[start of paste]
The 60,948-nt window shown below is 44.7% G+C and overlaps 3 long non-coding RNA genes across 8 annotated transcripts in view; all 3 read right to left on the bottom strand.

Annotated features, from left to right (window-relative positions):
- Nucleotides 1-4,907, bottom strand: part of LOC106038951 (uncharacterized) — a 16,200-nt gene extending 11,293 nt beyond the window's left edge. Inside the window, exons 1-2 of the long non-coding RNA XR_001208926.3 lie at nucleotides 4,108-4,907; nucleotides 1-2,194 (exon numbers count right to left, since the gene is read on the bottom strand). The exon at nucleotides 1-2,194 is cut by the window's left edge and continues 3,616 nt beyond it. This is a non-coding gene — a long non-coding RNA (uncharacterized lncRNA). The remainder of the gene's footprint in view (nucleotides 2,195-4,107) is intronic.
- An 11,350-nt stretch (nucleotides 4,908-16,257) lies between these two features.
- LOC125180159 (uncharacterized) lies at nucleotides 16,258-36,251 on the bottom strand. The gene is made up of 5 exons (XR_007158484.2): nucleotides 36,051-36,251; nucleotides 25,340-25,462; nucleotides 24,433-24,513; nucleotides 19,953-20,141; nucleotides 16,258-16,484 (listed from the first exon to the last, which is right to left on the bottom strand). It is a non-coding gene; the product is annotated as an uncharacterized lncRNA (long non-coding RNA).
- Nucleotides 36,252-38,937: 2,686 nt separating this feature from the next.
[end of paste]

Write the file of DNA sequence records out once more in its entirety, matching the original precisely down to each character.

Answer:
The 60,948-nt window shown below is 44.7% G+C and overlaps 3 long non-coding RNA genes across 8 annotated transcripts in view; all 3 read right to left on the bottom strand.

Annotated features, from left to right (window-relative positions):
- Nucleotides 1-4,907, bottom strand: part of LOC106038951 (uncharacterized) — a 16,200-nt gene extending 11,293 nt beyond the window's left edge. Inside the window, exons 1-2 of the long non-coding RNA XR_001208926.3 lie at nucleotides 4,108-4,907; nucleotides 1-2,194 (exon numbers count right to left, since the gene is read on the bottom strand). The exon at nucleotides 1-2,194 is cut by the window's left edge and continues 3,616 nt beyond it. This is a non-coding gene — a long non-coding RNA (uncharacterized lncRNA). The remainder of the gene's footprint in view (nucleotides 2,195-4,107) is intronic.
- An 11,350-nt stretch (nucleotides 4,908-16,257) lies between these two features.
- LOC125180159 (uncharacterized) lies at nucleotides 16,258-36,251 on the bottom strand. The gene is made up of 5 exons (XR_007158484.2): nucleotides 36,051-36,251; nucleotides 25,340-25,462; nucleotides 24,433-24,513; nucleotides 19,953-20,141; nucleotides 16,258-16,484 (listed from the first exon to the last, which is right to left on the bottom strand). It is a non-coding gene; the product is annotated as an uncharacterized lncRNA (long non-coding RNA).
- Nucleotides 36,252-38,937: 2,686 nt separating this feature from the next.